For this installment of the Superhero Spotlight series, we are so excited to introduce Janet and Dennis Buckman of Rio Rancho, NM—two superheroes that are most deserving of some time in the spotlight.
Janet, originally from Albuquerque's East Mountains, and Dennis, born in Farmington but raised in Monument Valley, have been married for six years.
Some of our folks had the pleasure of meeting Janet and Dennis recently and were blown away by the stories of their animal rescue efforts in and around the Navajo lands near Pueblo Pintado in north-western New Mexico, about 50 miles west of Cuba.
Janet and Dennis are not part of an animal rescue organization. They don’t get paid to locate, rehabilitate, and find homes for abandoned and injured animals. But that’s exactly what they’ve done for roughly 70 animals a year over the past five years.
That’s upwards of 300 animals to date.
“We just have a big heart for animals. I think most people do,” Janet said in an interview for this blog.
Receiving, Rehabilitating, and Rehoming Animals In Need
The Buckmans run a small store called Chaco Trade Center outside of Navajo Nation near Pueblo Pintado, between Cuba and Crownpoint. This is the local hub where they tend to accumulate many of the unwanted animals they encounter, Janet explained.
It’s not a service they advertise at their shop.
“It just kind of happens,” she said, adding, “People just kind of throw away their dogs. And they bring them to me.”
And the Buckmans take them in—the animals dropped off in their care, those they find hiding out in their storage unit behind the store, and the ones they find in or on the side of the road in the sparsely-populated desert lands between their shop and their home in Rio Rancho, a 1.5-hour drive away.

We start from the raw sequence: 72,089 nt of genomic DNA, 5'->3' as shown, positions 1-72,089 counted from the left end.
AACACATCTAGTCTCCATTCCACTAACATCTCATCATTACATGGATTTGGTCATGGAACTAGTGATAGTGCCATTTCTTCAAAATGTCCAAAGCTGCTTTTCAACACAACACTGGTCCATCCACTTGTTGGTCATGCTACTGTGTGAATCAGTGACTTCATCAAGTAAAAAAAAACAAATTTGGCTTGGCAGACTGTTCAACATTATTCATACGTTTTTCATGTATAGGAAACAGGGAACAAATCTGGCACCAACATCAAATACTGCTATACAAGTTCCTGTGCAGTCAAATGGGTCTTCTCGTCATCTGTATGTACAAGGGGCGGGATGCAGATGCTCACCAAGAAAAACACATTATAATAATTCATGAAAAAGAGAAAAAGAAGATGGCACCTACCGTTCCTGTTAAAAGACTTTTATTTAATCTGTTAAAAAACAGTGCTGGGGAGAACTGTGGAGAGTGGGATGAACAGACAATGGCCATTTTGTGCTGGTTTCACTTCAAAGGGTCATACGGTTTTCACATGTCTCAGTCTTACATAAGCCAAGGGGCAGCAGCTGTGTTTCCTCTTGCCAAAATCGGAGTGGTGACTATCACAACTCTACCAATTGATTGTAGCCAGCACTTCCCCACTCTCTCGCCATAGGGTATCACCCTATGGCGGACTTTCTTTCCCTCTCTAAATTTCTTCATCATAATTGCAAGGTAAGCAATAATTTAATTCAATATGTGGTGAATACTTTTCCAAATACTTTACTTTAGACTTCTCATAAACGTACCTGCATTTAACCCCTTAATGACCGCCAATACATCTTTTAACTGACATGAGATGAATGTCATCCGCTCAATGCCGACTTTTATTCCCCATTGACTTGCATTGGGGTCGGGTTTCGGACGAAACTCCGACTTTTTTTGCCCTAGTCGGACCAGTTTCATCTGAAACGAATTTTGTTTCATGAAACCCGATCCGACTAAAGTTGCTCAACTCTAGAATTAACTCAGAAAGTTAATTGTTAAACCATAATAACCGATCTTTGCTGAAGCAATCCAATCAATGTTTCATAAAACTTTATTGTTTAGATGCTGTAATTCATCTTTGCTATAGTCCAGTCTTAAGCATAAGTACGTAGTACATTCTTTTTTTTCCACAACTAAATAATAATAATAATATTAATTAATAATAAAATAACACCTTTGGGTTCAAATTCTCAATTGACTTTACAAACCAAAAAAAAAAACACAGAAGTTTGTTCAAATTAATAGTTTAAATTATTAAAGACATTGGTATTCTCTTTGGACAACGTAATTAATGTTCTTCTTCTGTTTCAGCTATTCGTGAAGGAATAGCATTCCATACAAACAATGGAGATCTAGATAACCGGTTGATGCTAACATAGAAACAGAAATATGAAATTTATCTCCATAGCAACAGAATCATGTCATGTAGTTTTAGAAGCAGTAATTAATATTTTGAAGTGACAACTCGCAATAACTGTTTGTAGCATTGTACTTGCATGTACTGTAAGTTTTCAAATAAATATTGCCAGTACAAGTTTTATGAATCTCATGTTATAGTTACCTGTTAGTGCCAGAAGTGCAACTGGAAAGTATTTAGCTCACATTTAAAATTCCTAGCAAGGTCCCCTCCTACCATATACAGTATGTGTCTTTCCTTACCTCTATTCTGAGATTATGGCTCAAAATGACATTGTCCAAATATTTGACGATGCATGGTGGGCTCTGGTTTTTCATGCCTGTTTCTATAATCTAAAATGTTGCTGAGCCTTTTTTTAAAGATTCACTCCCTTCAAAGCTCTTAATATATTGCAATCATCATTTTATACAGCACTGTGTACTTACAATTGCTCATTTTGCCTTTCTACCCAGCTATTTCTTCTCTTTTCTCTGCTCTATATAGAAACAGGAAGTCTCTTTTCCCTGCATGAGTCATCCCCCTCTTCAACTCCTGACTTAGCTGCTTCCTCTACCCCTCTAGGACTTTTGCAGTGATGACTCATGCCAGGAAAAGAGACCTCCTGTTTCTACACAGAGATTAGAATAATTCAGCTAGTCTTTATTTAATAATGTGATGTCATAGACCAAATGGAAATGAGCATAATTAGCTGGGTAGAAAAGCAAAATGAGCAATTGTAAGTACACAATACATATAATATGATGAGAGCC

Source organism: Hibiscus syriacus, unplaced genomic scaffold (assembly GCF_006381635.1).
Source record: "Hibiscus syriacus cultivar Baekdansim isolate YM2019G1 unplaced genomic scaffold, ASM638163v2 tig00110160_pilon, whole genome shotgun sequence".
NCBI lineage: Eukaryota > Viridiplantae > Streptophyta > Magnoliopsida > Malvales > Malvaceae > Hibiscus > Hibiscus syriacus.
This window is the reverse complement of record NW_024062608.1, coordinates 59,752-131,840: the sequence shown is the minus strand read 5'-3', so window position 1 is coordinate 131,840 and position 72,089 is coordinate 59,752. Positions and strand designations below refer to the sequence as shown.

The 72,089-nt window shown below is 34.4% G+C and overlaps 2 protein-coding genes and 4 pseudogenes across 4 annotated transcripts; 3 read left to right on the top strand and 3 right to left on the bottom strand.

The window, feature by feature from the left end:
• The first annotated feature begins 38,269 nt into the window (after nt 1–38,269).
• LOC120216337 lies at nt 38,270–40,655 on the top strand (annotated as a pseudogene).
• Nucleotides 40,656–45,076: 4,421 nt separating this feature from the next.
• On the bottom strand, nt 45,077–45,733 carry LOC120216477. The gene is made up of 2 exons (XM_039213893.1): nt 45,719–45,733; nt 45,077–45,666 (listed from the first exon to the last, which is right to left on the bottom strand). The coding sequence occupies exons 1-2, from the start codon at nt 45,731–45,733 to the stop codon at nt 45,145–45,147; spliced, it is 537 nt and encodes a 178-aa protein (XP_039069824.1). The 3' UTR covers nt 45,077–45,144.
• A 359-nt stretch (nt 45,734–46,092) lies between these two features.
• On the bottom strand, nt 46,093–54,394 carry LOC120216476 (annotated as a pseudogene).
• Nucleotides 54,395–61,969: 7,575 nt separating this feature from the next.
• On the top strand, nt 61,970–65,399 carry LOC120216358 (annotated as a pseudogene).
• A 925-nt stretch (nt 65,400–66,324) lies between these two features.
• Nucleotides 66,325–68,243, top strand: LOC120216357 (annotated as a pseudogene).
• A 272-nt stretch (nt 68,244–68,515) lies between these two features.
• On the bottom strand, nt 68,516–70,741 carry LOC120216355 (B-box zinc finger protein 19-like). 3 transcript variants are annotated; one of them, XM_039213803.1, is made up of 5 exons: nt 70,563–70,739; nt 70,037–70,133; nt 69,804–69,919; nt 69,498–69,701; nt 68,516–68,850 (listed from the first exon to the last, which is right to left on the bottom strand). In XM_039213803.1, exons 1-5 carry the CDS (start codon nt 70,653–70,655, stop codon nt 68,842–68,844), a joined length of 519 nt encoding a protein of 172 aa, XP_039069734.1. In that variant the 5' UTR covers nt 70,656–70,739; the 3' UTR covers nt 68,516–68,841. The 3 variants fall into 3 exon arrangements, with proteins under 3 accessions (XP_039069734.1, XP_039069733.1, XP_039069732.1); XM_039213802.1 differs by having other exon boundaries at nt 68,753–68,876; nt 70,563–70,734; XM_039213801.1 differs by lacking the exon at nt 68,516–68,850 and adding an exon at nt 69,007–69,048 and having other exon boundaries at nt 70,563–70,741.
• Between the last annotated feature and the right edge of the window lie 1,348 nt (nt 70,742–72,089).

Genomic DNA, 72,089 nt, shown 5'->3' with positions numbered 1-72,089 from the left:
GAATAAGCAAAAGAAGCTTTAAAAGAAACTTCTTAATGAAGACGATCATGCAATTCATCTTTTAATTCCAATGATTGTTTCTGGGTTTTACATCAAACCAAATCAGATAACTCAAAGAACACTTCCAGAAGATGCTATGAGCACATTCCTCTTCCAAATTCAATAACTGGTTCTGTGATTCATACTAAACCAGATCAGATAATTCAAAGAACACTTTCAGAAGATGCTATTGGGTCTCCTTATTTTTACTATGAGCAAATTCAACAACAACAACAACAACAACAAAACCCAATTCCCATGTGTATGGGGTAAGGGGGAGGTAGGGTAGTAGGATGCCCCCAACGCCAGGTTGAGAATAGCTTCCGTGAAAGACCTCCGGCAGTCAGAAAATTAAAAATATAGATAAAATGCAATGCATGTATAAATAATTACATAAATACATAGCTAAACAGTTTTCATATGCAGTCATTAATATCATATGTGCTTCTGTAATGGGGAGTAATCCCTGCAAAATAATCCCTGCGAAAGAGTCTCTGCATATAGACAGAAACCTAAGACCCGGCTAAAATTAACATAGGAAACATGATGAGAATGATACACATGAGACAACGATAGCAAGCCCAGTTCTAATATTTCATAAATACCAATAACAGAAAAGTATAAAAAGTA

“We just end up with a herd of animals,” she said. They’ve received as many as eight puppies at a time, which Janet says can be fun for a time but is definitely a challenge. And many of the puppies and kittens have to be bottle fed until they’re strong enough to go off on their own.
Most of these animals are malnourished, and many are injured and require urgent veterinary care—care that the Buckmans procure from local vets (like Dr. Abernathy at Sunrise Veterinary Clinic) or animal rescue organizations (such as Carma Cat Rescue, Farmington Animal Shelter), who have come to know them well. They pay for it all out of their own pocket.
And then they find homes for them.
“Sometimes we’ll take them to the Humane Society, but I think everybody we know has a ‘res rescue,’” she said, adding that their neighbors and Janet’s mother have taken in some of the strays.
They recently picked up a small black dog in the middle of the road near a canyon. It was dehydrated and hours from death, and it had a broken jaw. They suspected he had either been kicked very hard or thrown out of a car. They named him Ruckus.